A lot of those places provide doggy day care as well – so I’m sure the rates are even lower if it’s just for one day during business hours.

      I really hope you can stay home with him, though. New environments are so stressful to them and like us when they’re sick they want to be home and as comfortable as possible.

      I wish I could give you some of my PTO I’ve accrued so you can stay home with him. Sucks that it’s not transferable between companies.

  13. Anon*

    #3-If you have called the school trying to get information on yourself and they said “Who? We have no records.” Then you need to report them to the state accrediting body. I’m not sure for what exactly but most schools, when switching to a new system for record keeping still have all the old records. It’s just a pain to get. You should always have 5 official, unopened copies of your transcript. You could also request several copies of a letter of completion. They’d probably do that for free.

    1. AnotherAnon*

      Those 5 transcripts will be stamped with something like “issued to student” and will not count as official. They might be enough for employment verification though.

      1. Anon*

        That hasn’t been my experience. Mine just have the school’s return address and a stamp across the seal. No one’s ever complained, at any rate.

  14. Nikki*

    #3, really? Who the HECK is working in the Registrar’s Office? You should notify the Registrar that her staff doesn’t seem to realize that students who graduated before a certain date must be looked up elsewhere. ..

    My institution had a system overhaul a few years ago (I do not work in the Registrar’s Office). Students before a certain date aren’t in the system (or only a partial record). If an alum calls, I don’t just say, “Who?! You’re not in here.” If I can’t find their record, or can’t figure it out, I ask when they graduated, then I ask the Registrar’s Office myself and call that student back to continue assisting them.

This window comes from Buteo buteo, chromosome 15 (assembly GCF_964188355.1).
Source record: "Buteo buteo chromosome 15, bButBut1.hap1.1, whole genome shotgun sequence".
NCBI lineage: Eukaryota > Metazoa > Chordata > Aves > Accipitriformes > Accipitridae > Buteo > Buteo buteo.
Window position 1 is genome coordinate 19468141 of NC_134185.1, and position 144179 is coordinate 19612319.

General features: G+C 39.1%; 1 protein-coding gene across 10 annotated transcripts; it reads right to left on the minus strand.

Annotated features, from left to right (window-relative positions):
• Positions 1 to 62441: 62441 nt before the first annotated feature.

So if someone calls for verification, the Registrar’s Office should be able to do that, regardless of where the record is located. Even if they have to ‘dig into the crates’ and call them back or fax/email something over on letterhead later.
    *disclaimer, I do not provide verification for anyone, I only speak directly to the students. If they say they graduated and the system says they didn’t, I make sure before we keep going. And yes, there are students who think they graduated, yet, they did not.*

  15. Lily in NYC*

    Regarding jury duty: you would know if you were being called for Grand Jury – it’s an entirely different court and the summons would say grand jury (I recently served an entire month – I loved every minute).

  16. Henning Makholm*

    If somebody brought a dog into my workplace, no matter who they’d gotten permission from, I’d be on strike until the beast was gone and I got some kind of assurance that it wouldn’t happen again.

      1. Henning Makholm*

        Interesting question. My employer might not be practically or politically able to get rid of Fido in that case.

        Still, my skills are in sufficient demand that I could find somewhere to earn a living without having to endure a hazardous workplace, and I can’t think of any moral principles that would convince me not to avail myself of that option as soon as I could arrange it. I love a thousand things about my job, but being trapped in my office because there’s a dog roaming the corridors would pretty much negate all of them.

        1. Jamie*

          Just as a point of information service dogs don’t roam – ever.

          They are 100% at the side of their person, except when they are at home and off the clock for relaxation in the yard.

          1. Henning Makholm*

            Presumably “their person” would need to leave his office from time to time, and I wouldn’t be happy needing to coordinate with them each time one of us needed a potty break. Or lunch. Or to talk to someone down the hall.

            1. Lily in NYC*

              Why would you have to coordinate for your coworker? You really don’t have a choice regarding service dogs – companies are required to allow them. There’s a big lab down the hall from me right now -seeing eye dog. He’s barely a blip on our radar because he is so quiet and we can’t play with him.

                1. Ask a Manager* Post author

                  But would you really quit a job you loved because a new coworker with a service dog started? What if one then started at your new company? Would you keep quitting?

                  I’m assuming from your comments that you have an unusually strong fear of dogs, but it seems really unfortunate if it would affect you to that point.